“Cessation of Hostilities in Syria”, worked out between Russia and the US and approved by the UNSC through Resolution 2268, entered into force on February 27, 2016. For two months, despite violations, it seemed to hold inspiring cautious optimism. However, two major challenges remained.
The first was the launching of not just talks but “meaningful talks” between the regime and the opposition. On March 21, Reuters reported that U.N. envoy Staffan de Mistura described Syria’s political transition as “the mother of all issues” in response to regime’s representative Bashar Ja’afari who said that Assad’s future had “nothing to do” with the negotiations.
The second was how to deal with terrorist organizations not only as a short-term battlefield issue but also a long-term problem for Syria and beyond. Under the terms of the “Cessation of Hostilities in Syria”, Russia and the US were expected to delineate, with other members of the ISSG’s Ceasefire Task Force, the territory held by “Daesh, Jabhat al-Nusra” and other terrorist organizations designated by the UN Security Council” which were excluded from the cessation of hostilities. It was obvious that in view of conflicting interests this would be easier said than done. Okumaya devam et →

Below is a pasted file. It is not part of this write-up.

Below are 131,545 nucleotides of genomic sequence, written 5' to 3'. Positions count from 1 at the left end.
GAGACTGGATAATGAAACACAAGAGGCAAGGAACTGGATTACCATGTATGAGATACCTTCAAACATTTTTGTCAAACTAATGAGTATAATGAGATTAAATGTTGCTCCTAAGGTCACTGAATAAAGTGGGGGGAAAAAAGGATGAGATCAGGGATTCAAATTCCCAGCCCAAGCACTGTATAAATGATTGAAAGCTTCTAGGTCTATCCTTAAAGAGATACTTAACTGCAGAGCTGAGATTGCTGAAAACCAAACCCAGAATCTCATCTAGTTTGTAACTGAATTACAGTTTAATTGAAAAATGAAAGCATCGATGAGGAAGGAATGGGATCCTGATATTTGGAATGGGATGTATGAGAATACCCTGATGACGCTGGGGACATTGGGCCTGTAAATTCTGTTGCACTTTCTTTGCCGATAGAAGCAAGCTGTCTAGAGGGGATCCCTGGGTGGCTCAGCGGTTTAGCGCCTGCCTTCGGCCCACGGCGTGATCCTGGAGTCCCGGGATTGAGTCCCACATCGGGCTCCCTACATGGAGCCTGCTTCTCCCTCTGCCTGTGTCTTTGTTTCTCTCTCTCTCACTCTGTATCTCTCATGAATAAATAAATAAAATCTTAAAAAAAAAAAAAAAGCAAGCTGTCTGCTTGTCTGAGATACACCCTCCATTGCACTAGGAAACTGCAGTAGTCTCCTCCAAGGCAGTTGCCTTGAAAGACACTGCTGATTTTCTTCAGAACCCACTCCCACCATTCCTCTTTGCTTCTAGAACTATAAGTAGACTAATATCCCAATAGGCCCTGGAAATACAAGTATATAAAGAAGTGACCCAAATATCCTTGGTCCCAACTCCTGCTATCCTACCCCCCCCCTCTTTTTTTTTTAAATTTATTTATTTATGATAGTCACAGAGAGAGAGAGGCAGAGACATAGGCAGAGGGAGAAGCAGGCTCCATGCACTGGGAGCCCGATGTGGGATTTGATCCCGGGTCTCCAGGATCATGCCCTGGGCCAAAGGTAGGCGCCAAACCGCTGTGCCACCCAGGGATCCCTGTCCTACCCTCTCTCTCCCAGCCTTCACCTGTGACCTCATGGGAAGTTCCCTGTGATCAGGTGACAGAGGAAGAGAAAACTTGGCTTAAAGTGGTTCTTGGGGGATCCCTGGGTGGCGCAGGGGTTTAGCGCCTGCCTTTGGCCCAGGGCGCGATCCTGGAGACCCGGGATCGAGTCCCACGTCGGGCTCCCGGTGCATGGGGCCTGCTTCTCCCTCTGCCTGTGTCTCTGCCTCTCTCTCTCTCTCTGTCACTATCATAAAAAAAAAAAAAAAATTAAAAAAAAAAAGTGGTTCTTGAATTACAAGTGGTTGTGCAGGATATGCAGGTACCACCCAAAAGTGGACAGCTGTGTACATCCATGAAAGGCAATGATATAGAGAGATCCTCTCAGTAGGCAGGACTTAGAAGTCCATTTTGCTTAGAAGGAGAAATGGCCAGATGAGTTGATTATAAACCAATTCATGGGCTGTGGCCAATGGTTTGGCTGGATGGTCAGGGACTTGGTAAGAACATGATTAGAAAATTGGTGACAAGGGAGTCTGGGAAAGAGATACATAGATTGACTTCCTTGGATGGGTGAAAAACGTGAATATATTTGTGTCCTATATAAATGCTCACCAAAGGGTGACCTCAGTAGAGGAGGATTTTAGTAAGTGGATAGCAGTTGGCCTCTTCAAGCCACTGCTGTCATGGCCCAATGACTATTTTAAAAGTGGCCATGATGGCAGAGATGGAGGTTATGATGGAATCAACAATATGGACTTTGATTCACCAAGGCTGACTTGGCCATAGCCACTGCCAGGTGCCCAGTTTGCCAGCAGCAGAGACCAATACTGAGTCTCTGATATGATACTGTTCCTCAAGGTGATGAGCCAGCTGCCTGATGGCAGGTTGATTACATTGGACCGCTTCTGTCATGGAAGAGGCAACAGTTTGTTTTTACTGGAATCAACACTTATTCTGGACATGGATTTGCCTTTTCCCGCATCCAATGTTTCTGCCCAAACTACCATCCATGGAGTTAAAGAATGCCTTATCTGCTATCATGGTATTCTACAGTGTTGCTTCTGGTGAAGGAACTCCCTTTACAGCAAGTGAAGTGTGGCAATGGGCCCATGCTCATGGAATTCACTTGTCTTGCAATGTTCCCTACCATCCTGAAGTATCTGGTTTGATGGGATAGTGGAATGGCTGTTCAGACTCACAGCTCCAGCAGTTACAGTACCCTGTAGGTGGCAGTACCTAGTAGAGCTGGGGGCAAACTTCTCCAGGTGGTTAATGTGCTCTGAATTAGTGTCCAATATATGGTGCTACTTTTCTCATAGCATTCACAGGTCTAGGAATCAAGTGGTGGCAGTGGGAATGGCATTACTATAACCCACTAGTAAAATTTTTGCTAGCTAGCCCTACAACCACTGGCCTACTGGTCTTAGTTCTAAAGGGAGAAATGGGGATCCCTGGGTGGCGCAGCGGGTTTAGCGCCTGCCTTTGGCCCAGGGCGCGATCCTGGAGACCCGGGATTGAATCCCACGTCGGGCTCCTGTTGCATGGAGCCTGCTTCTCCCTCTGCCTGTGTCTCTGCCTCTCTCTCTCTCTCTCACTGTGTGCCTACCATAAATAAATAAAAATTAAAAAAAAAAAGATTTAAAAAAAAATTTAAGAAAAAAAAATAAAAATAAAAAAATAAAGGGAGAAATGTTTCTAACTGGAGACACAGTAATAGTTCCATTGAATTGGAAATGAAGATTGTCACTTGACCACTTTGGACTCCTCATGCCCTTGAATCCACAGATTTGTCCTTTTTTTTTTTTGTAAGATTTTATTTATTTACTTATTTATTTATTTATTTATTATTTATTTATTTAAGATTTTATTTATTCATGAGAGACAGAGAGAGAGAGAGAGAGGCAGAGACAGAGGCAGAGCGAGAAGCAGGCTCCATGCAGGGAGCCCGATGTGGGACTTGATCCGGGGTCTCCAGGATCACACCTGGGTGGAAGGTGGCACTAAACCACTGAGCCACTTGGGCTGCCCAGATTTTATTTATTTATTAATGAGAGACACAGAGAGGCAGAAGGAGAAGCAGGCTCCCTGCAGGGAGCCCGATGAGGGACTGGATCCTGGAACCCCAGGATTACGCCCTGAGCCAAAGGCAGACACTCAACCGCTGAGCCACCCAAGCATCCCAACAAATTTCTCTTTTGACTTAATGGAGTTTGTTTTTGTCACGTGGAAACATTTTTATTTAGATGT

The Organization of Islamic Cooperation (OIC), the second largest inter-governmental organization after the UN with 57 Member States, held its 13th Summit Conference in Istanbul on April 14-15, 2016.
Since its establishment in 1969, the OIC has remained under Saudi patronage. Islam’s holiest shrines are there; the King carries the title “Custodian of the Two Holy Mosques”; the country’s oil wealth has given Riyadh, at least until now, considerable international leverage and ability to secure allegiances; and, the OIC Secretariat is located in Jeddah. Sponsoring the OIC has provided Riyadh with international clout but this has deprived the Organization of the opportunity to gain solid international status. Arab countries have been OIC’s strongest bloc. Turkey, Egypt, Iran and Pakistan are also a category of influential members because they are regional powers and closer to all the trouble. Others which can make a difference are either far away like Malaysia or Indonesia or have an understandably more limited interest in OIC’s agenda. Okumaya devam et →